Baby at 19 Weeks Pregnant 🚼
Have you started talking to your baby yet? Because, well, he's listening! As early as 16 weeks, babies in utero can pick up sounds, and eventually, distinguish voices.
In a study by researchers at Columbia University, one-day-old newborns were given pacifiers connected to tape recorders; based on the babies’ sucking pattern, the pacis turned on either a tape of mama speaking or the voice of a stranger. Within 10 to 20 minutes, the babies began to adjust their sucking rate, indicating a clear preference for mama’s soothing tone.
I'll never forget when I first met my son Griffin and said hello, he promptly turned his head and looked at me. (As if to say, "Hey, I know you!")
Many of us imagine the womb as a quiet sanctuary where baby is isolated from the outside world. But the reality is quite different! Baby is hearing your heartbeat, your stomach growls, your digestion (oh my!)... even your lungs filling up with air.
So don’t feel weird about talking, singing, or reading directly to your stomach. In fact, I encourage you to. You can even get your partner involved and have him/her tell a sweet bedtime story to your little bambino each night.
You at 19 Weeks Pregnant 🚺
With baby being the size of about a mango right now, you can imagine that your uterus is getting quite large! All of this growth can really S-T-R-E-T-C-H the supporting muscles, ligaments, and structures of your body... and you may be feeling it. Literally.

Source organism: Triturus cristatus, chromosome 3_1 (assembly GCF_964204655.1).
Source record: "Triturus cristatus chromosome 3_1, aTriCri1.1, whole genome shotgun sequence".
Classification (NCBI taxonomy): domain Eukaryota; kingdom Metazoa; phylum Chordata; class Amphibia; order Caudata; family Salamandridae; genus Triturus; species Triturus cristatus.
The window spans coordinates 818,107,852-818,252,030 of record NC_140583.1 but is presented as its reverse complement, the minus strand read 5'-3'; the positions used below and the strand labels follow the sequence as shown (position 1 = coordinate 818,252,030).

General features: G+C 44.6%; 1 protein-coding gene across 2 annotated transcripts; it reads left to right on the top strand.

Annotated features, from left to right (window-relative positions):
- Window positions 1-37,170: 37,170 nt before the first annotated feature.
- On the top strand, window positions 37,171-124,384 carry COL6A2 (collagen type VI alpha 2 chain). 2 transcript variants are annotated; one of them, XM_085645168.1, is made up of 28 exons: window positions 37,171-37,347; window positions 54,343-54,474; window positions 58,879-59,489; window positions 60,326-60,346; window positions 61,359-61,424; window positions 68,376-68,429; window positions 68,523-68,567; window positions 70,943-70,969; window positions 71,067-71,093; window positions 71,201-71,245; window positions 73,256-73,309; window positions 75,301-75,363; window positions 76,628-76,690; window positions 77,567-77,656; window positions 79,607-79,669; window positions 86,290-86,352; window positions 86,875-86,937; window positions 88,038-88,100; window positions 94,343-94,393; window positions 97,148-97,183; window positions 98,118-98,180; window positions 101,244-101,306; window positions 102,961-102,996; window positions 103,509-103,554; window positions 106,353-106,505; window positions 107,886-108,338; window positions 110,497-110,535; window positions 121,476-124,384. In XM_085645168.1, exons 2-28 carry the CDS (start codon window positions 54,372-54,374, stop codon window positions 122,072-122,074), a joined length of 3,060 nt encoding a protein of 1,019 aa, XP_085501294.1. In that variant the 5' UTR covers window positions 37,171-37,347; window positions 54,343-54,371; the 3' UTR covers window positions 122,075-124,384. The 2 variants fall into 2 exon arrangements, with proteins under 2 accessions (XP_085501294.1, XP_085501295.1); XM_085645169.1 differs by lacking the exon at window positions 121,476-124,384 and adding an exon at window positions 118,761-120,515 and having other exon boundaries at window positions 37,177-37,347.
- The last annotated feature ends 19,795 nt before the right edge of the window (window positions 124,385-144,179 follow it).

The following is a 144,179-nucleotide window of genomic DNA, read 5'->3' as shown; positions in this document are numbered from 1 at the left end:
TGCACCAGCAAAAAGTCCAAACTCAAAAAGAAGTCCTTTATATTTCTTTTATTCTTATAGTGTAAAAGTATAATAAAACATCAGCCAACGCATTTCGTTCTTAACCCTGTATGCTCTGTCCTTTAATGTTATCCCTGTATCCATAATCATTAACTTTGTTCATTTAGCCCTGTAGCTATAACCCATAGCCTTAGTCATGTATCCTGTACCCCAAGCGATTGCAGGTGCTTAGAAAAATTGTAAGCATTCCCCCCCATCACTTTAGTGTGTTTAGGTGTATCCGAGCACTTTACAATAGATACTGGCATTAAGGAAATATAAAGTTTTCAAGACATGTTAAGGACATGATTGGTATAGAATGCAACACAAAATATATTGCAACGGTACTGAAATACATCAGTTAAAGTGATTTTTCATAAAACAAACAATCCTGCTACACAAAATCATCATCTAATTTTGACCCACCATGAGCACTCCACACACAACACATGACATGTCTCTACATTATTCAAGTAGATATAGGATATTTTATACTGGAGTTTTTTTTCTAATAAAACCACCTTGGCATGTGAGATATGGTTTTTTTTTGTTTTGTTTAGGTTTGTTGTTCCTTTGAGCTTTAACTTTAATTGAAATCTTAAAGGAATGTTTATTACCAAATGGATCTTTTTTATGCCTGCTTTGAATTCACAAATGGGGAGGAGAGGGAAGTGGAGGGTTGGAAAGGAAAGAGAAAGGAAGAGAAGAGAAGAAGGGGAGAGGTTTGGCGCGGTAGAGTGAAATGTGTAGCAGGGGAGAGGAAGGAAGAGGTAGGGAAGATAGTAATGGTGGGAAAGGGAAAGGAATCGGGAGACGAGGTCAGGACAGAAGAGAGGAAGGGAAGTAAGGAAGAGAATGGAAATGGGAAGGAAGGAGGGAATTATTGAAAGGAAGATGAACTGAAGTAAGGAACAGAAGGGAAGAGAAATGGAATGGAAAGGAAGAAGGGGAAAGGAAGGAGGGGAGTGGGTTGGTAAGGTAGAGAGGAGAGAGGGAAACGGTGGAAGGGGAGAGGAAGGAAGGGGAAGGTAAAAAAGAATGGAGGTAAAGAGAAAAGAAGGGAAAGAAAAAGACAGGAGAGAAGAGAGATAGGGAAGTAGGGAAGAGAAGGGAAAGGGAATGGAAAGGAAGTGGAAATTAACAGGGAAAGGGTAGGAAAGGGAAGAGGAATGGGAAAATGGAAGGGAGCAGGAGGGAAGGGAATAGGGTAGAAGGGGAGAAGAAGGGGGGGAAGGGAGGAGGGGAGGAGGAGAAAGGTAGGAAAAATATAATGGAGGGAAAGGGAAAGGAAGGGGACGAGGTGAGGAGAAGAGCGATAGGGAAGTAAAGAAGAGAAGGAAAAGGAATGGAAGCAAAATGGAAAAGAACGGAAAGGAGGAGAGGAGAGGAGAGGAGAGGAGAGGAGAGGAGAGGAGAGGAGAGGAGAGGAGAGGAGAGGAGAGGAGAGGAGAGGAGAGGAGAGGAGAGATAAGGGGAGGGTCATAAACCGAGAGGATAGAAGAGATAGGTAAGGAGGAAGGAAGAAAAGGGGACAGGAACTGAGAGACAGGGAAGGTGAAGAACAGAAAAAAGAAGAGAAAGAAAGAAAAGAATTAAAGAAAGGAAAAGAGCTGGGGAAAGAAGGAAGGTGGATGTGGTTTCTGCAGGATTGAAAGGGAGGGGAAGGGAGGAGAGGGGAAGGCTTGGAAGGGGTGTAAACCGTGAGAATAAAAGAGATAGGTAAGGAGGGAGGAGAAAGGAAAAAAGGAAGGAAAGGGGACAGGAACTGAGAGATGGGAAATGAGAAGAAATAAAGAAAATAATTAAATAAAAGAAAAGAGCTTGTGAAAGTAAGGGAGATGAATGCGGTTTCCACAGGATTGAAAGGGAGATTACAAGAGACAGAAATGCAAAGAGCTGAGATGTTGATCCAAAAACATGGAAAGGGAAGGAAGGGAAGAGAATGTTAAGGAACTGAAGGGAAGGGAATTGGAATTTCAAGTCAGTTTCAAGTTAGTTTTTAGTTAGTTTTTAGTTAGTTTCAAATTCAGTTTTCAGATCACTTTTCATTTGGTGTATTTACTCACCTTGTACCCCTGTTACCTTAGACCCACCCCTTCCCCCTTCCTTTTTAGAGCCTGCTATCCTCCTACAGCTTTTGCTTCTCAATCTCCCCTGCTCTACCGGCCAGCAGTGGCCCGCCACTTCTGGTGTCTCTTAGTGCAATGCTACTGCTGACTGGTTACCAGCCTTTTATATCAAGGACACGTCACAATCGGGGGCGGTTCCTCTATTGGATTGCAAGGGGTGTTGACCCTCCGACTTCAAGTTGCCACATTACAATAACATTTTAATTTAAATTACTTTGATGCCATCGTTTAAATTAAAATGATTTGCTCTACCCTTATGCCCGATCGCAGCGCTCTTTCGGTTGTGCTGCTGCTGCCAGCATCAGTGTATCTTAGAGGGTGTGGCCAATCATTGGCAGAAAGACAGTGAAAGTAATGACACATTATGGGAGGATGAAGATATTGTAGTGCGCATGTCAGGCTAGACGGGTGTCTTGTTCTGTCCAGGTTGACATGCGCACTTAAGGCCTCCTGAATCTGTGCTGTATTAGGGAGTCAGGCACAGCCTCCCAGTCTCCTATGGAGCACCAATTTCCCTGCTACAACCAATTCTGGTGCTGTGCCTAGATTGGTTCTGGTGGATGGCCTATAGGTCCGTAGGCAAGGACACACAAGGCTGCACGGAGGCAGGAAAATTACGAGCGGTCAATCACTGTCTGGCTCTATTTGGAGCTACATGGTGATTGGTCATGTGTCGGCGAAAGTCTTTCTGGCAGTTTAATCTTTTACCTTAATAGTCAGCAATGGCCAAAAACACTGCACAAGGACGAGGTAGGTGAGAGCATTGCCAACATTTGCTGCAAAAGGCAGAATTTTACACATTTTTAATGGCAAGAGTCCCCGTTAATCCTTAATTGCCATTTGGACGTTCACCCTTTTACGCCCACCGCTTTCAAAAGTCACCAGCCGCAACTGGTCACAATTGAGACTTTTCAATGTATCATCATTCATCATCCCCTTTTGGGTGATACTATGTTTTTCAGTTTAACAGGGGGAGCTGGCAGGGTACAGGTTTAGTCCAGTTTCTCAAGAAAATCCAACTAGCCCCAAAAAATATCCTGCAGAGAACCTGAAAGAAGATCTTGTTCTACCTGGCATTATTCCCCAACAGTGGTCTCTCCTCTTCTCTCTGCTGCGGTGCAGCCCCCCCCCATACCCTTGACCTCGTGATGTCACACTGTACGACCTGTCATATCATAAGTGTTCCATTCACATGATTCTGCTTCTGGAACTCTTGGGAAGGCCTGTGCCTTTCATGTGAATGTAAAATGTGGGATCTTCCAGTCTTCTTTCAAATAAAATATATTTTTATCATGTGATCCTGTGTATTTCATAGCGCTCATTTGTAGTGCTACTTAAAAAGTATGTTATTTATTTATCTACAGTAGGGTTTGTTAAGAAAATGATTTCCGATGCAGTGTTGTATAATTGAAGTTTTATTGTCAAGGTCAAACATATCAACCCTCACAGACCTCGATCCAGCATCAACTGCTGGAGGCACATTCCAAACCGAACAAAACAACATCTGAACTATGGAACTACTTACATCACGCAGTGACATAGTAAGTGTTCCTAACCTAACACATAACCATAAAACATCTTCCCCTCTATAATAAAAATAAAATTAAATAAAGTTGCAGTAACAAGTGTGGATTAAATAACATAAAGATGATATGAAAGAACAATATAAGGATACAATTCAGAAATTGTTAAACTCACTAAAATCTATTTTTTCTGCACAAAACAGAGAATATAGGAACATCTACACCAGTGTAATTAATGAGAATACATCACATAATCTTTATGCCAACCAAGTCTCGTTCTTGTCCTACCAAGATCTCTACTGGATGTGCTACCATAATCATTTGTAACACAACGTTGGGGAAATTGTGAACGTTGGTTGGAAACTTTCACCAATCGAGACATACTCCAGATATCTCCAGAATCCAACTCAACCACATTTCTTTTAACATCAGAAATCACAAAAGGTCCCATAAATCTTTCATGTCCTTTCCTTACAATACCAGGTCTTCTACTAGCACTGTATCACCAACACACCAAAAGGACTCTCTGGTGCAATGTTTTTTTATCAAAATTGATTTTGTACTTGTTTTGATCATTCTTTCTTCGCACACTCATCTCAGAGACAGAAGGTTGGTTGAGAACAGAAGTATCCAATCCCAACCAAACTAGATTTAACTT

For some mamas, it will manifest as sciatica, or lower back pain and inflammation. For others, it may be round ligament pain, which feels like a sharp shooting pain down your groin. Or, if you feel that shooting pain vaginally, you may have lightning crotch (yes, this is a thing).
All those conditions are totally normal (and totally uncomfortable).
So what's a mama to do? Here are some ideas.
- Start with some targeted pelvic exercises
- Try taking a warm Epsom salt bath a few times a week
- Icing the lower back helps ease the pain for some mamas
- Keep your muscles warm and limber by staying active each day
If none of the that helps, it might be time to see a chiropractor. Seek out a chiro who's trained in the Webster technique. (You don't want the typical “snap, crackle, pop” adjustment when you're preggers.)
Even if you aren't having significant back pain, regular chiropractic care from a trained professional can help keep your pelvis balanced and open, not only reducing pain but perhaps helping your baby maintain a good position for birth. WOOT!